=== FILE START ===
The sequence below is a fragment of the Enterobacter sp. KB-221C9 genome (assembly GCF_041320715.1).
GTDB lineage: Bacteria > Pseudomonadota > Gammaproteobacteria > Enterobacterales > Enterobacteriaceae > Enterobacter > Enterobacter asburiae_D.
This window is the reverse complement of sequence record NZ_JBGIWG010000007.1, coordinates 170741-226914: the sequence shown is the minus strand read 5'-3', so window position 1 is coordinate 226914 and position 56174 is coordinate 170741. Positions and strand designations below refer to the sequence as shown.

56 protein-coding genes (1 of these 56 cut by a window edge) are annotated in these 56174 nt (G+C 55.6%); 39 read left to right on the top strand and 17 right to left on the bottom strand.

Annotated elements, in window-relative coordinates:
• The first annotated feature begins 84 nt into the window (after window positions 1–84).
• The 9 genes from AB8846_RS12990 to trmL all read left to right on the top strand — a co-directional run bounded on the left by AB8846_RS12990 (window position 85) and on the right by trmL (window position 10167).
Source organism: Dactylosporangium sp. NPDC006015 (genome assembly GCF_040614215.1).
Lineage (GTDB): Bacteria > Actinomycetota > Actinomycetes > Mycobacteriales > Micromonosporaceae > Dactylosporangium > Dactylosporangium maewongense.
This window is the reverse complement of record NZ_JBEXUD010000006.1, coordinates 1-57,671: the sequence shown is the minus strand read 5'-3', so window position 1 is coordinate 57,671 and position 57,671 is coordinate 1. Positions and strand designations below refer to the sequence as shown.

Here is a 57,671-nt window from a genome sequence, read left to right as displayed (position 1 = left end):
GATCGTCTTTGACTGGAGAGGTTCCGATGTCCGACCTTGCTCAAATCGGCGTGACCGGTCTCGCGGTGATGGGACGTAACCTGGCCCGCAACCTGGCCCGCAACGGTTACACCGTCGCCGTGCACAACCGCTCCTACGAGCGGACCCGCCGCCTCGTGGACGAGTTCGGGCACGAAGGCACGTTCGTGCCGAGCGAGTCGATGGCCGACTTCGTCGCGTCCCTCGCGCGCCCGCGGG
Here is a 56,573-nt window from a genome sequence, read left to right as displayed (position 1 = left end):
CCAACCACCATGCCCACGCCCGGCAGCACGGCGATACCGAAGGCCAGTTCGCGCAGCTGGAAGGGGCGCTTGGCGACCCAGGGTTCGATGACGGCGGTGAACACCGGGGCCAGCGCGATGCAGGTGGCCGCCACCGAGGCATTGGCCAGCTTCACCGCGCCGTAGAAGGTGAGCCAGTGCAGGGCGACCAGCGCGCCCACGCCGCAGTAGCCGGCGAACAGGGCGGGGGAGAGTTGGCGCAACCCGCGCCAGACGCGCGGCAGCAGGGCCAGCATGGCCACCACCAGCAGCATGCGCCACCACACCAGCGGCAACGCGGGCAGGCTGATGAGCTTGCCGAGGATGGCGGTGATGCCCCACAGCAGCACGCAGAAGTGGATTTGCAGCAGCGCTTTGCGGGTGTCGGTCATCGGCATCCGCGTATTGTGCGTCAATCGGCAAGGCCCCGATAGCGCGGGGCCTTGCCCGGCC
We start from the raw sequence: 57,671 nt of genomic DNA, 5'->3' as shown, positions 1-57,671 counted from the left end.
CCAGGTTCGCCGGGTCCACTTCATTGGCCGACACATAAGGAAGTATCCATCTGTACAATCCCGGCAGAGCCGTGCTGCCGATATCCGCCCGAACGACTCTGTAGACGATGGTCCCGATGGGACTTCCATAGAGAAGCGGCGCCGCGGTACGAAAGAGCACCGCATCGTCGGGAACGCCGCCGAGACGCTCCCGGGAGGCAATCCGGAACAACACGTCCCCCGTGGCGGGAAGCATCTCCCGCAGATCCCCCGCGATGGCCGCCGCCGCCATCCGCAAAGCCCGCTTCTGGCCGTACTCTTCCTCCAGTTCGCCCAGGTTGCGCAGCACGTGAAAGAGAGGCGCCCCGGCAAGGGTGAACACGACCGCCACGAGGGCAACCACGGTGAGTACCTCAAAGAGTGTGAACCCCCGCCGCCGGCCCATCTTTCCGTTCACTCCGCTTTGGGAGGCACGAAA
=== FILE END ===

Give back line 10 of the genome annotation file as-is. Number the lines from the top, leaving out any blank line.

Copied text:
This window is the reverse complement of record NZ_JBEXUD010000006.1, coordinates 1-57,671: the sequence shown is the minus strand read 5'-3', so window position 1 is coordinate 57,671 and position 57,671 is coordinate 1. Positions and strand designations below refer to the sequence as shown.